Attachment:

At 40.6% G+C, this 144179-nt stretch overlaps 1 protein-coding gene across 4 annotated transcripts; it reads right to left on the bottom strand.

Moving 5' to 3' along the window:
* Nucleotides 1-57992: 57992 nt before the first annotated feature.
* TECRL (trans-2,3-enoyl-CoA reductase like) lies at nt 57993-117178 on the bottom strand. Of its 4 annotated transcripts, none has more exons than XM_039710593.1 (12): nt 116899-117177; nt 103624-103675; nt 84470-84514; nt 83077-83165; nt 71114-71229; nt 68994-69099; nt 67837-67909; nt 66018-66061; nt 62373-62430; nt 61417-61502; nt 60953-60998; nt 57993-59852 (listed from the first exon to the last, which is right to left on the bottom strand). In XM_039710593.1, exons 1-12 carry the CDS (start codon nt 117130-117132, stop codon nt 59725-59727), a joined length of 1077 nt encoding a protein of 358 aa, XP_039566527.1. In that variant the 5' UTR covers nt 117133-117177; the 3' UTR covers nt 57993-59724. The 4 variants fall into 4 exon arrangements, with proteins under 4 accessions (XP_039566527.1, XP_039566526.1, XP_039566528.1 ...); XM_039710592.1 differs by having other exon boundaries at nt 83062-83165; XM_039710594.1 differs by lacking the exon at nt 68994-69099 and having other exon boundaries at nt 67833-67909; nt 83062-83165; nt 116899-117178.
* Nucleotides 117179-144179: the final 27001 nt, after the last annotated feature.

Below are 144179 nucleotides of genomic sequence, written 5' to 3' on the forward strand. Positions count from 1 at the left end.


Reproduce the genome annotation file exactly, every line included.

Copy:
At 40.6% G+C, this 144179-nt stretch overlaps 1 protein-coding gene across 4 annotated transcripts; it reads right to left on the bottom strand.

Moving 5' to 3' along the window:
* Nucleotides 1-57992: 57992 nt before the first annotated feature.
* TECRL (trans-2,3-enoyl-CoA reductase like) lies at nt 57993-117178 on the bottom strand. Of its 4 annotated transcripts, none has more exons than XM_039710593.1 (12): nt 116899-117177; nt 103624-103675; nt 84470-84514; nt 83077-83165; nt 71114-71229; nt 68994-69099; nt 67837-67909; nt 66018-66061; nt 62373-62430; nt 61417-61502; nt 60953-60998; nt 57993-59852 (listed from the first exon to the last, which is right to left on the bottom strand). In XM_039710593.1, exons 1-12 carry the CDS (start codon nt 117130-117132, stop codon nt 59725-59727), a joined length of 1077 nt encoding a protein of 358 aa, XP_039566527.1. In that variant the 5' UTR covers nt 117133-117177; the 3' UTR covers nt 57993-59724. The 4 variants fall into 4 exon arrangements, with proteins under 4 accessions (XP_039566527.1, XP_039566526.1, XP_039566528.1 ...); XM_039710592.1 differs by having other exon boundaries at nt 83062-83165; XM_039710594.1 differs by lacking the exon at nt 68994-69099 and having other exon boundaries at nt 67833-67909; nt 83062-83165; nt 116899-117178.
* Nucleotides 117179-144179: the final 27001 nt, after the last annotated feature.

Below are 144179 nucleotides of genomic sequence, written 5' to 3' on the forward strand. Positions count from 1 at the left end.